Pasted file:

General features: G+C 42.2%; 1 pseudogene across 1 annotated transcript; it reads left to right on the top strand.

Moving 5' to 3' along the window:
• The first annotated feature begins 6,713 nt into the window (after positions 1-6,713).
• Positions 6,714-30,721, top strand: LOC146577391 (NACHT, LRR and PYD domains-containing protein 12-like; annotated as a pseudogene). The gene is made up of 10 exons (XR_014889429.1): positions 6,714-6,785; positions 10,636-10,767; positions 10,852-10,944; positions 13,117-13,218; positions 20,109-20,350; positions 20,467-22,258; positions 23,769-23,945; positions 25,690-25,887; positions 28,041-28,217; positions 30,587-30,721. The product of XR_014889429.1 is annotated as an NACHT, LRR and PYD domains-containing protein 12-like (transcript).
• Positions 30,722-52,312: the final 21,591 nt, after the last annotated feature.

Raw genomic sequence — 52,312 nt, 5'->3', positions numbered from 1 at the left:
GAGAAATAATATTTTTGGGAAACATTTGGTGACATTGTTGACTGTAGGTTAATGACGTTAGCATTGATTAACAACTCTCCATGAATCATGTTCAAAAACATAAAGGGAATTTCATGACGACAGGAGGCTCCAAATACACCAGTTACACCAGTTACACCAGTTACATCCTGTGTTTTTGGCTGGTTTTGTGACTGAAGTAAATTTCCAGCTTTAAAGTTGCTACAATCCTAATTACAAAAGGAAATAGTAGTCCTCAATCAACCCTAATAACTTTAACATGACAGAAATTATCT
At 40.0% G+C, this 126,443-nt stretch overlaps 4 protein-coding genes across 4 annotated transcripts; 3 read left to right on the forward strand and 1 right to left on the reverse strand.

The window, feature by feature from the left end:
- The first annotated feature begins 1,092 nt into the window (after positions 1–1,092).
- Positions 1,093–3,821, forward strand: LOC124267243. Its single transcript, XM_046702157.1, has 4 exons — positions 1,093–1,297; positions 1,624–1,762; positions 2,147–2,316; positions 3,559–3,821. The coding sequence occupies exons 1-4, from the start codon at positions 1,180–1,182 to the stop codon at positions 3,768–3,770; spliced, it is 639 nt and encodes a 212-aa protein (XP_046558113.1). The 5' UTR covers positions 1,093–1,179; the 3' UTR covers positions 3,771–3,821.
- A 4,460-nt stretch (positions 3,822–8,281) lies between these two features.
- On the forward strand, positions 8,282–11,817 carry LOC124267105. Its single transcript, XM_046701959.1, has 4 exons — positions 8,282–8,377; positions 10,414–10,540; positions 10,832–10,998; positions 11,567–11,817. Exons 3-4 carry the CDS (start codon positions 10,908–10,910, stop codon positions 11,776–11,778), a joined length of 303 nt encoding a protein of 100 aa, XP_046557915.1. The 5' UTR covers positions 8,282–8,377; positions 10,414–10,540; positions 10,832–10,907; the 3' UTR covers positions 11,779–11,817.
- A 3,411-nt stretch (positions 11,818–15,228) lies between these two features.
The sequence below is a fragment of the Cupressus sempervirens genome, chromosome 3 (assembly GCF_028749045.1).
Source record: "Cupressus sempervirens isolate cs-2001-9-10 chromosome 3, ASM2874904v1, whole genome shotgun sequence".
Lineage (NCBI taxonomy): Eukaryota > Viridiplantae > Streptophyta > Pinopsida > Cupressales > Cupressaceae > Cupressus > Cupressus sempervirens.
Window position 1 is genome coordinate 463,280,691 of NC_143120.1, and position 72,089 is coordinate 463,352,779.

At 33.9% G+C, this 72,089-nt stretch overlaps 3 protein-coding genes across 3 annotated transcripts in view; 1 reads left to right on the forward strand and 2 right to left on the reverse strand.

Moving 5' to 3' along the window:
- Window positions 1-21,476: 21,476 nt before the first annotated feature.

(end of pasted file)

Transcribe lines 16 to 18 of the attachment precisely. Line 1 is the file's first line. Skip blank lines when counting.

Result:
Source record: "Cupressus sempervirens isolate cs-2001-9-10 chromosome 3, ASM2874904v1, whole genome shotgun sequence".
Lineage (NCBI taxonomy): Eukaryota > Viridiplantae > Streptophyta > Pinopsida > Cupressales > Cupressaceae > Cupressus > Cupressus sempervirens.
Window position 1 is genome coordinate 463,280,691 of NC_143120.1, and position 72,089 is coordinate 463,352,779.